A female Air Force fighter pilot turned ass kicking superheroine. That pretty much writes itself. I would have said "bad ass superheroine", but with Carol Danvers being an USAF pilot, that's already implied. What I think makes Carol Danvers' story so intriguing, is that she was a hero before she gained superhuman abilities. I believe characters in comics have always had the potential to be great. It's usually not until after a tragedy, an accident during a science experiment, or a supernatural occurrence that they realize this. Carol Danvers is someone that has dedicated herself to protecting her country; this is someone who risks their life to keep the United States of America's restricted airspace free of hostile forces. As an Air Force pilot, she prevents enemy aircrafts from launching attacks on the US and the millions of innocent civilians that call it home. This is a true patriot and hero in anybody's book.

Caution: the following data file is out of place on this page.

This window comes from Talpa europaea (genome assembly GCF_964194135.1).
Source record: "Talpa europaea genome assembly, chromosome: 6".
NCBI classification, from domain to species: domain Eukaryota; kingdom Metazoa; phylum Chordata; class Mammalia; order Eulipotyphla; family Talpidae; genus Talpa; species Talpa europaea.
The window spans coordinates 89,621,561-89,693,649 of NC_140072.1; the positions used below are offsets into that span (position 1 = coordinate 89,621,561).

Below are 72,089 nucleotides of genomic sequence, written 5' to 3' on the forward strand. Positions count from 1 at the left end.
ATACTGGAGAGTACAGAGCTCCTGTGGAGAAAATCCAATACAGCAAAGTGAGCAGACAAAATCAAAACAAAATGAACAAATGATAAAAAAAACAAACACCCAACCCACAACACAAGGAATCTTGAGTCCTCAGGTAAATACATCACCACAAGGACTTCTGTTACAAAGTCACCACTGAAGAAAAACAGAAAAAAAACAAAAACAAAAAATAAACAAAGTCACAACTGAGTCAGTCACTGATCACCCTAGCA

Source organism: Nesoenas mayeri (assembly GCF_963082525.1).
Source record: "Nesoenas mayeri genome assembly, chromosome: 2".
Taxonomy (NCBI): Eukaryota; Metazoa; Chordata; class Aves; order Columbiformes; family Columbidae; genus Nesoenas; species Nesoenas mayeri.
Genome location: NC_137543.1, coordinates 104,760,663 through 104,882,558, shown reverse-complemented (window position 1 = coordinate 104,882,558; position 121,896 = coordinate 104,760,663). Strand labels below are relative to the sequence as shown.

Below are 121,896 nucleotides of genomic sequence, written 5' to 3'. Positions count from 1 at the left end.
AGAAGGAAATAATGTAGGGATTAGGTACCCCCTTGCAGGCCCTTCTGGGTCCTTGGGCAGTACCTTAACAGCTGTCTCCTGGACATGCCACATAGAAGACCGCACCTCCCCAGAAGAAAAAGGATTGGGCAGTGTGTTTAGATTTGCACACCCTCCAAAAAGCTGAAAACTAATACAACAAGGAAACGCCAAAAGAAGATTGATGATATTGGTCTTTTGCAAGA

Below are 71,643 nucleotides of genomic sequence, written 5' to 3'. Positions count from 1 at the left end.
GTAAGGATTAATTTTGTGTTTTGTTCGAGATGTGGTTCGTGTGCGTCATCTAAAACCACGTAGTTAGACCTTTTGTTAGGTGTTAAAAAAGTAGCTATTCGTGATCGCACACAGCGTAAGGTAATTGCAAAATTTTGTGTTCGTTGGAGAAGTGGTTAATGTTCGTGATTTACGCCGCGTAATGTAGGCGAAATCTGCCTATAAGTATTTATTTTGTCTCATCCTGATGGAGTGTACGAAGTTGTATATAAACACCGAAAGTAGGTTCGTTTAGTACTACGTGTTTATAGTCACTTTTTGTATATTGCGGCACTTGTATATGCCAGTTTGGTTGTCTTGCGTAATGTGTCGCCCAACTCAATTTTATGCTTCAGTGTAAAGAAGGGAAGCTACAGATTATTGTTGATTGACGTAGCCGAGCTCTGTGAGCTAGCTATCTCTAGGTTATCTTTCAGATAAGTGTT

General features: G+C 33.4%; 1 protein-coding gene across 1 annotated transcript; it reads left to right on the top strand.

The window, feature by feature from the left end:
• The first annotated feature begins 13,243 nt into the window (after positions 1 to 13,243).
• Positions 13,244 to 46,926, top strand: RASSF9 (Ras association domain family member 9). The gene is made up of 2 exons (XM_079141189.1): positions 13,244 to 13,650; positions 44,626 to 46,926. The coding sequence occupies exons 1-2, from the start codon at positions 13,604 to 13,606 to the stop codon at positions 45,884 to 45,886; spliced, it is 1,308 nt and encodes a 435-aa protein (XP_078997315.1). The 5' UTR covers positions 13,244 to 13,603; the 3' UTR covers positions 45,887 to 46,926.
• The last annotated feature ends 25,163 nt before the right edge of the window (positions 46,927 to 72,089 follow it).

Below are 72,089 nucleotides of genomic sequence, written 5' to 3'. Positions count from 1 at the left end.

She was promoted to the rank of Colonel upon resigning from the Air Force. Her career didn't stop there, in addition to being a former ace fighter pilot for the USAF, she went on to work for the CIA. After that, she was hired as the head security for NASA HQ. No doubt due to her incredible credentials. Working at NASA is where her life would change forever. One of her co-workers at NASA was secretly a Kree alien named Mar-Vell. After saving her life from a Kree Sentry robot that went berserk, which caused the press to dub him "Captain Marvel", the two became involved in a romantic relationship. An enemy of the Kree kidnapped Carol upon learning of their relationship to lure Captain Marvel into a trap. During the rescue, a malfunctioning Kree device exploded and Captain Marvel shielded Carol from the exposed radiation, inadvertently causing Carol to absorb some of Captain Marvel's Kree energy. After recovering from the incident, Carol learned she had gained superpowers. In honor of Captain Marvel, she based the design of her costume on his and became known as Ms. Marvel.